14. 14. University of Oulu Results 6/13/2019 Replace footertext if needed14 1. Developing CT Practices through Frequent Use of Computers in Digital Fabrication 2. Developing CT Practices through Complex Problem-Solving in Digital Fabrication 3. Teachers’ and Facilitators’ Perspectives on CT Practices
  15. 15. University of Oulu 1. Developing CT Practices through Frequent Use of Computers in Digital Fabrication ‒ Among the six CT practices defined by Barr et al. (2011), the teachers and facilitators most frequently discussed formulating problems to allow computers and other dig ‒ “You have to use a vector graphics program to prepare your file in a certain way, in a form that the laser cutter can process…. it’s an algorithm you have to follow and also do CT, you have to perform certain steps in a certain order to get the result.” (one of the facilitators) 6/13/2019 Replace footertext if needed15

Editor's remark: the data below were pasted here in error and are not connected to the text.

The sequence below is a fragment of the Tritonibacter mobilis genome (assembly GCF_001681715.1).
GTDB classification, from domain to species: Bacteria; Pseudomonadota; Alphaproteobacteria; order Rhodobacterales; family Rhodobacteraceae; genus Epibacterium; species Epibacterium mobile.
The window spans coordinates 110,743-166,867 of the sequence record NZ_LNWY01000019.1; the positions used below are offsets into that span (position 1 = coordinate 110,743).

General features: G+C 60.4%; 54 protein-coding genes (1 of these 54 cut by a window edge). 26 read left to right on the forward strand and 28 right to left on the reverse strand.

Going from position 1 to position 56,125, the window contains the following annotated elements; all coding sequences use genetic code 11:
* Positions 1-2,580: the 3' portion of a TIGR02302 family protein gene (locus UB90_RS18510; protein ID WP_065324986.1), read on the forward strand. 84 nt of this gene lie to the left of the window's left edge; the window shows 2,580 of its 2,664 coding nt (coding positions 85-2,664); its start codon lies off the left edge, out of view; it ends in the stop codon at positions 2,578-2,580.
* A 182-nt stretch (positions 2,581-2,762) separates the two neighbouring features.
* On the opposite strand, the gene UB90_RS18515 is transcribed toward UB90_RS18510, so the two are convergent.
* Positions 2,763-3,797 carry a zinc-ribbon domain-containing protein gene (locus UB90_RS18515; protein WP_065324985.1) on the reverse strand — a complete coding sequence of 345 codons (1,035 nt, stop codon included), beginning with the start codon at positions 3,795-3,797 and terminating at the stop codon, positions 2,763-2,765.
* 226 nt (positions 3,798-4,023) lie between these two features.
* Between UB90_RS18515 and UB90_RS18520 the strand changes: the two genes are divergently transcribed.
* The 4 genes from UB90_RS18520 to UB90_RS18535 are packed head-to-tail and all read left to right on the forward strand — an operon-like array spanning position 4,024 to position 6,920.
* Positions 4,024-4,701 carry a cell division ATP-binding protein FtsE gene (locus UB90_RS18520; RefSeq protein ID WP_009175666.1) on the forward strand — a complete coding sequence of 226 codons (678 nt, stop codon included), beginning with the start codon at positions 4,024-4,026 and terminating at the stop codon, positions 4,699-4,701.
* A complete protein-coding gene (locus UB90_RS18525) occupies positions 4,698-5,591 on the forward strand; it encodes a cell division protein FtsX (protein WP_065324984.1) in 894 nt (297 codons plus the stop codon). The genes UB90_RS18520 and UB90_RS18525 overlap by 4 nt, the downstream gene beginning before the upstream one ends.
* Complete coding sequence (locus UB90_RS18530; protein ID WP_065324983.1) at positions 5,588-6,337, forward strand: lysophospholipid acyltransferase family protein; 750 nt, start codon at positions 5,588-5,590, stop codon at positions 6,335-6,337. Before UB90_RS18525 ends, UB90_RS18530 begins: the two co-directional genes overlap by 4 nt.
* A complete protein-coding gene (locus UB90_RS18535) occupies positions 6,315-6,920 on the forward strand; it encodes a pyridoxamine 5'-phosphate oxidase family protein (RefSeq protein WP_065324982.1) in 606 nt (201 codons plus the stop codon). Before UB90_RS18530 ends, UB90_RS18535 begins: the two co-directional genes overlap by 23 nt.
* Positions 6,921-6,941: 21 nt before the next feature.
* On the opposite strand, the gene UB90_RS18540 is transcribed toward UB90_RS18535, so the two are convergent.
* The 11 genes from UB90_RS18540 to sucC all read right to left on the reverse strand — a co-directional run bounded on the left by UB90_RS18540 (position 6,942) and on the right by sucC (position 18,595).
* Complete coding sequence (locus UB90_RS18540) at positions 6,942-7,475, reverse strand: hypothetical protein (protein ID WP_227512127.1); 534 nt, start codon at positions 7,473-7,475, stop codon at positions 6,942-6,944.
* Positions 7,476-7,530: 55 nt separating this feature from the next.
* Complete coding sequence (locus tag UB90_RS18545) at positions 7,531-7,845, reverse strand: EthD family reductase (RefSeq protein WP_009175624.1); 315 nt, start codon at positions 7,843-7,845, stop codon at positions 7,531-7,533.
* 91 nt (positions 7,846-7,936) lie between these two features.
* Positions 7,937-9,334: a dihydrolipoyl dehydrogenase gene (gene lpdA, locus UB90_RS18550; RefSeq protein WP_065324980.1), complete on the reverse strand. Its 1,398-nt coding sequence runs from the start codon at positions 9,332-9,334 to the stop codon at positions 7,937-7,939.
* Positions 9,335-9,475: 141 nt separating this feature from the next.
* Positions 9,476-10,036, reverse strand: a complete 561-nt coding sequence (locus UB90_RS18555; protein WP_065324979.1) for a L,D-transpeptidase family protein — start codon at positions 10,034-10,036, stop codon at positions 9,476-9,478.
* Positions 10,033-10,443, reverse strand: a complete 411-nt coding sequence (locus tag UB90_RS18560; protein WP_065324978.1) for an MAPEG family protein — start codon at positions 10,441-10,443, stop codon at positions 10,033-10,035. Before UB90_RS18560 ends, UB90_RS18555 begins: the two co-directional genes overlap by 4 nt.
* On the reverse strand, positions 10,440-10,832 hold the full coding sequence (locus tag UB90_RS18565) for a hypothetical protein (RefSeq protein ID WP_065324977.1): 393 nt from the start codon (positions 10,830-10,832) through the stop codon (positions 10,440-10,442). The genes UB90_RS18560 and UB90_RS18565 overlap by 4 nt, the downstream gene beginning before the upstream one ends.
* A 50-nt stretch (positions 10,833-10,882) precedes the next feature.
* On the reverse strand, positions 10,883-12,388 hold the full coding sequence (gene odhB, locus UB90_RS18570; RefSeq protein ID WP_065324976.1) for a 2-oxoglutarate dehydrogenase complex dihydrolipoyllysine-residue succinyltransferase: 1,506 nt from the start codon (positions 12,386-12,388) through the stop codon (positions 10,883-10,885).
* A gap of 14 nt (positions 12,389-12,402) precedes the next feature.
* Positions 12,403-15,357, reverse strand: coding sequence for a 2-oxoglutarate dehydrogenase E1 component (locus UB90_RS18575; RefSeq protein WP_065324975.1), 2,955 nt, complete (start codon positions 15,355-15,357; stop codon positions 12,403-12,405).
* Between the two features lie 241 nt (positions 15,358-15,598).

16. 16. University of Oulu 2. Developing CT Practices through Complex Problem-Solving in Digital Fabrication ‒ In the digital fabrication activities, the students were engaged in complex problem- solving. The complexity they needed to confront involved the functions of the artefacts and the procedures of making. One of the facilitators explained, “Computational thinking is best applied to a little bit larger design problems, when you really have to divide your work into pieces that you need to solve piece by piece.” ‒ Not only by using computers in the process, but the students also had opportunities to develop CT practices by thinking logically and implementing solutions efficiently and effectively. ‒ “The whole project was pretty much about thinking logically, all the hardware staff, you had to think that when this part is moving that way, it moves the other one in the opposite direction, and stuff like that. So…. you had to think logically to get it working.” 6/13/2019 Replace footertext if needed16